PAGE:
Understanding Property Crimes in Idaho
Property crimes in Idaho refer to actions that unlawfully affect another person's property, like taking or damaging it, but without violence or threats. These can be simple actions like stepping onto someone's lawn without permission, or major ones like setting a building on fire.
At Attorneys of Idaho, we've stood by many individuals faced with property crimes. If you're in a similar situation, give us a call at 208-314-8888 for a free discussion about your case.
Types of Property Crimes:
- Trespassing: This is when you go onto someone's property without their say-so. Unlike burglary, here, there's no plan to do anything wrong once you're on the property.
- Malicious Injury to Property: If you harm or ruin someone's property without them allowing it, that's vandalism. Think of actions like spray-painting a wall, scratching a car, or knocking over a mailbox.
- Theft: This is when you take something that isn't yours without permission, planning not to give it back. The consequences for theft can differ based on what was taken and its worth.
- Burglary: Here, someone goes into a building planning to do something wrong. Even if they change their mind once inside, it's still considered burglary.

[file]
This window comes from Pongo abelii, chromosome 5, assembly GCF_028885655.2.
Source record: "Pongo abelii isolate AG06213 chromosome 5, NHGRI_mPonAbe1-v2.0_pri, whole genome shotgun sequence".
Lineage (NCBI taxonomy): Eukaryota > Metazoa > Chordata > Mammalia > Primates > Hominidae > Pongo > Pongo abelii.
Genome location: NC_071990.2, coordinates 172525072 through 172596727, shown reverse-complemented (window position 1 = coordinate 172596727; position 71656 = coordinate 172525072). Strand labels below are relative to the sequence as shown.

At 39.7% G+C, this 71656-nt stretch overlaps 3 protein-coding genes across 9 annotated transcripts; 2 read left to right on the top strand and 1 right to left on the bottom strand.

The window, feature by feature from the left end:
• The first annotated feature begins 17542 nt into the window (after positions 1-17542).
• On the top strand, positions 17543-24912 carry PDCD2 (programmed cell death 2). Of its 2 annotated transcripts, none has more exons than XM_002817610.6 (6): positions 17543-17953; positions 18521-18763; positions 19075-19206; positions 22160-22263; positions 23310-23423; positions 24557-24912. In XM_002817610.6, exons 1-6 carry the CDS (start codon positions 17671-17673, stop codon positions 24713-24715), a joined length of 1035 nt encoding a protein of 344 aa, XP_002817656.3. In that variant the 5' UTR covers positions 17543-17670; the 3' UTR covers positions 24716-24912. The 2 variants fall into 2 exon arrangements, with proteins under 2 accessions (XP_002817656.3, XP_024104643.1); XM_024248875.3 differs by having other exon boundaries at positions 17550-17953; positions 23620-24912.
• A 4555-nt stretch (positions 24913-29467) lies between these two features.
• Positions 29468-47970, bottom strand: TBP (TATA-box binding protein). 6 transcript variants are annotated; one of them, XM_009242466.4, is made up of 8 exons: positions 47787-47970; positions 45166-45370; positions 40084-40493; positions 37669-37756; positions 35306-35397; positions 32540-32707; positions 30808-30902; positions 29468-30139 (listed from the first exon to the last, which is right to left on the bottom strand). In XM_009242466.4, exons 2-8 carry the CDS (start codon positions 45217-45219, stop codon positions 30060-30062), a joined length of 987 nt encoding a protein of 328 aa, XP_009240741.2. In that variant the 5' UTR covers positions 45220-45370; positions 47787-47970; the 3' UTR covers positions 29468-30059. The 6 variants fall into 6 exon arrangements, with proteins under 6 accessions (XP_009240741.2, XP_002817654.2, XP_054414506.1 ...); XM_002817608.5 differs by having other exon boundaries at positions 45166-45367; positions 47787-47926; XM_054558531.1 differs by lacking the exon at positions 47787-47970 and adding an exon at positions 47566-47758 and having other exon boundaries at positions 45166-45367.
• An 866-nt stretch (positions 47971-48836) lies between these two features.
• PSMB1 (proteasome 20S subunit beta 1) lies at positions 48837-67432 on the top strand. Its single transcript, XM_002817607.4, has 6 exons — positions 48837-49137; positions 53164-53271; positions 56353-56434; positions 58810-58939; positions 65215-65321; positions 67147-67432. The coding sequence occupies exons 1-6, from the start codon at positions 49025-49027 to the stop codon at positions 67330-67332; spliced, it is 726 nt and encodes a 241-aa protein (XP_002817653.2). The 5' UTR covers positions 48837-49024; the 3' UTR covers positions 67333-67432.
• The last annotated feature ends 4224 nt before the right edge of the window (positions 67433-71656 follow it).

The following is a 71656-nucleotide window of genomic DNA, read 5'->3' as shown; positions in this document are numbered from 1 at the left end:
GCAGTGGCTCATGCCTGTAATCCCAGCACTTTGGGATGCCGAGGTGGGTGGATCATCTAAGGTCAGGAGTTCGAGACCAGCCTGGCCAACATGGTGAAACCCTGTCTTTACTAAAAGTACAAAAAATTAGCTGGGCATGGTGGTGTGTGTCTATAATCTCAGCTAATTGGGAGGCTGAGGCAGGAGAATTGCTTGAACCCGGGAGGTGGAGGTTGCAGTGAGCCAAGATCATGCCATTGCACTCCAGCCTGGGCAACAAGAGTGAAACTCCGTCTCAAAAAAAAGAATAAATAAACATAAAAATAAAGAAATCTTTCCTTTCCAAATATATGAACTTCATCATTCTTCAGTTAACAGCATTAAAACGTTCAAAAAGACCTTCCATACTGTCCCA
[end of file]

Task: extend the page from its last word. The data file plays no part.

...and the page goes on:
- Arson: This is a grave act of deliberately setting fire to buildings, trees, or other properties. It's especially serious if someone was in the building or if the fire hurt or killed someone.
Possible Consequences for Property Crimes in Idaho:
If found guilty, you could face:
- Paying the victim back for the damage
- Doing community service
- Serving time in prison or being under watch after release
What you face depends on the crime's details and how serious it is.
Defenses for Property Crimes in Idaho:
Everyone's situation is unique, and in some cases, you might have valid reasons for your actions. Some defenses include:
- Mistake: If you genuinely thought you were doing something lawful, this might be your defense. For instance, if you took a bicycle thinking it was yours, you might not be at fault.
- Necessity: If you had to harm property to avoid bigger issues, you might be excused. Like, if you broke a window to put out a fire inside a shop, the law might understand.
- Coercion: If someone threatened or forced you into committing the crime, it might not be your fault.
Need Help with Property Crimes in Idaho?
Facing property crime charges can be daunting. It's essential to have a seasoned lawyer on your side. At Attorneys of Idaho, we're here to guide and assist. Contact us at 208-314-8888 or use our online form to set up a complimentary talk.